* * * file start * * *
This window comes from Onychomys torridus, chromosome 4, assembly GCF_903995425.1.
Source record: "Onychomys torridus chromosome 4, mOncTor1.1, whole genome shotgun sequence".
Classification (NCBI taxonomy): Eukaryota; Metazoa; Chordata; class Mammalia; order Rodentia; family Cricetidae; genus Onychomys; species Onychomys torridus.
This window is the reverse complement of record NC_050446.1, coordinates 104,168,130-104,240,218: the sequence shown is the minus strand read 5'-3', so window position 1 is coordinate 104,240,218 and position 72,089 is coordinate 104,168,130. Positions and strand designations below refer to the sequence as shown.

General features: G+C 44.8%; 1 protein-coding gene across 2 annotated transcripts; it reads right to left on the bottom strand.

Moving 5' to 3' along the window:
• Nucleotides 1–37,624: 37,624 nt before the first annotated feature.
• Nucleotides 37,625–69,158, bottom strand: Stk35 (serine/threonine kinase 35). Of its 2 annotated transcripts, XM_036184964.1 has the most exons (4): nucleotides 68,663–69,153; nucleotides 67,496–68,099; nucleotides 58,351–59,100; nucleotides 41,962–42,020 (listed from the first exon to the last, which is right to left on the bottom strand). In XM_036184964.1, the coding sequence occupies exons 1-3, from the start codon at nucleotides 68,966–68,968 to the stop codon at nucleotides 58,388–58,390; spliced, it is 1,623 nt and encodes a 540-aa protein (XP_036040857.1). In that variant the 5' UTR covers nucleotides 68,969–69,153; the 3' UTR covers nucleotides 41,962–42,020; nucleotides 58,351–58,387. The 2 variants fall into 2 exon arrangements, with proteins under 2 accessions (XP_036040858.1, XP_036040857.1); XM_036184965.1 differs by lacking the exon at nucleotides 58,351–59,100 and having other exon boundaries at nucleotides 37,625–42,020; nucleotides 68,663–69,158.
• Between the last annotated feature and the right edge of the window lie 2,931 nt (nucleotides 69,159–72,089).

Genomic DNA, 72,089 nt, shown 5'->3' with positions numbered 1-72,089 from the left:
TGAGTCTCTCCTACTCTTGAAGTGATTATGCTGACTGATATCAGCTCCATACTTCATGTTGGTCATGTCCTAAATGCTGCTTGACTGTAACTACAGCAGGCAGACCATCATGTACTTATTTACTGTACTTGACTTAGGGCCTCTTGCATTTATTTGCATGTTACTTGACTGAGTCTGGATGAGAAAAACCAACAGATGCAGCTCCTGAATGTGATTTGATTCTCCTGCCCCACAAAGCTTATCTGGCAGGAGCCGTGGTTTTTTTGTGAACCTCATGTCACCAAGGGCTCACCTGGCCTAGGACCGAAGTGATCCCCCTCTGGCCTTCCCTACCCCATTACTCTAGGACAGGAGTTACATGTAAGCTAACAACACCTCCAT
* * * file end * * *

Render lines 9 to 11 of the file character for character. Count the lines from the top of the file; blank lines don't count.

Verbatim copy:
• Between the last annotated feature and the right edge of the window lie 2,931 nt (nucleotides 69,159–72,089).

Genomic DNA, 72,089 nt, shown 5'->3' with positions numbered 1-72,089 from the left:
TGAGTCTCTCCTACTCTTGAAGTGATTATGCTGACTGATATCAGCTCCATACTTCATGTTGGTCATGTCCTAAATGCTGCTTGACTGTAACTACAGCAGGCAGACCATCATGTACTTATTTACTGTACTTGACTTAGGGCCTCTTGCATTTATTTGCATGTTACTTGACTGAGTCTGGATGAGAAAAACCAACAGATGCAGCTCCTGAATGTGATTTGATTCTCCTGCCCCACAAAGCTTATCTGGCAGGAGCCGTGGTTTTTTTGTGAACCTCATGTCACCAAGGGCTCACCTGGCCTAGGACCGAAGTGATCCCCCTCTGGCCTTCCCTACCCCATTACTCTAGGACAGGAGTTACATGTAAGCTAACAACACCTCCAT